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SCIENCE & POLICY: GM crops an aid to coping with new climate, says Australian report



                                  PART 1


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TITLE:  GM CROPS AN AID TO COPING WITH NEW CLIMATE, SAYS REPORT

SOURCE: The West Australian, Australia

AUTHOR: Jodie Thomson

URL:    http://www.thewest.com.au/default.aspx?MenuID=146&ContentID=113625

DATE:   17.12.2008

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GM CROPS AN AID TO COPING WITH NEW CLIMATE, SAYS REPORT

The State?s major farm groups have seized on a new report - which argues genetically modified crops can help farmers better adapt to climate change - to call for a lifting of the ban on GM food crops.

A report by the Federal Government?s Bureau of Rural Sciences found GM technology could allow crops to be grown with less water and to become more tolerant to heat.

The controversial technology could also help cut greenhouse gas emissions by improving resistance to insects and herbicides and so reduce the number of times crops must be sprayed, which lowers fuel use.

?The adoption of GM insectresistant cotton has proved very effective in controlling insect pests,? bureau executive director Karen Schneider said.

?This technology will become increasingly important when addressing altered pest distributions expected under climate change.?

WAFarmers chief executive officer Andy McMillan said he hoped the report would be a further incentive for the State Government to pave the way for GM canola trials next season and for the State?s moratorium on modified crops to be lifted.

Mr McMillan said the report?s release was timely given the need for farmers to be better prepared for future inclusion in an emissions trading scheme.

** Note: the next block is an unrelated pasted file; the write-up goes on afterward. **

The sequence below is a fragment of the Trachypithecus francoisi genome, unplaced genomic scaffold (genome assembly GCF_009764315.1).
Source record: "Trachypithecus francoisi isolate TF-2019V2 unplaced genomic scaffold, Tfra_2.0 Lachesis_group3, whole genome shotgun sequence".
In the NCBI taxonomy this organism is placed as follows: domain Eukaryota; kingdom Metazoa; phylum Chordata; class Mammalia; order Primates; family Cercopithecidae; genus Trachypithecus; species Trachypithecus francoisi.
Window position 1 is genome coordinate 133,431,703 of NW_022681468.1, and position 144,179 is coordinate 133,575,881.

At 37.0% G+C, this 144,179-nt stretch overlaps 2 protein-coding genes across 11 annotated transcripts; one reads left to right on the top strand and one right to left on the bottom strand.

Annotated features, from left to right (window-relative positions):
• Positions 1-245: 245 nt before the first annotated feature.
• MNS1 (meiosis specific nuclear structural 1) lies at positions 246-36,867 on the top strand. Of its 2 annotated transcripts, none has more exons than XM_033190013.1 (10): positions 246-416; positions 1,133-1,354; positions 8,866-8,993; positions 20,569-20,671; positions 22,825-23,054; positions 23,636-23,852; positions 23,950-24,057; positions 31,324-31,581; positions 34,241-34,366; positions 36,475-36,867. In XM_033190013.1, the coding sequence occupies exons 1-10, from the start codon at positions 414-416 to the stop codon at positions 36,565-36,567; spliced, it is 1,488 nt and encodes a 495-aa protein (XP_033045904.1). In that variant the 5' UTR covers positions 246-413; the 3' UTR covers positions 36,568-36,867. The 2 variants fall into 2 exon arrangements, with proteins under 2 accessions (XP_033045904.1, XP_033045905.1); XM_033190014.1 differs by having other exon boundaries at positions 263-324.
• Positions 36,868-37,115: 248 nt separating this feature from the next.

Pastoralists and Graziers Association grains committee chairman Leon Bradley said the report reaffirmed the need to remove WA?s ban on GM crops.

Despite the two key farm groups pushing for GM food crop production, many farmers and groups such as the Network of Concerned Farmers remained opposed to the technology, particularly over fears that the introduction could threaten overseas markets.

The State Government last month announced commercial GM cotton production would be permitted in the Ord region under a special exemption from the ban.

?This report injects some credible information into the debate around GM crops,? State Agriculture Minister Terry Redman said yesterday.

?West Australian farmers are keen to do their bit to lower their impact on the environment and GM crops may well assist with this.?



                                  PART 2

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TITLE:  BIOTECHNOLOGY IS HELPING THE FIGHT AGAINST CLIMATE CHANGE

SOURCE: Department of Agriculture, Fisheries and Forestry, Australia

AUTHOR: Bureau of Rural Sciences, Press Release

URL:    http://www.daffa.gov.au/about/media-centre/brs-releases/2008/biotechnology_is_helping_the_fight_against_climate_change

DATE:   16.12.2008

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BIOTECHNOLOGY IS HELPING THE FIGHT AGAINST CLIMATE CHANGE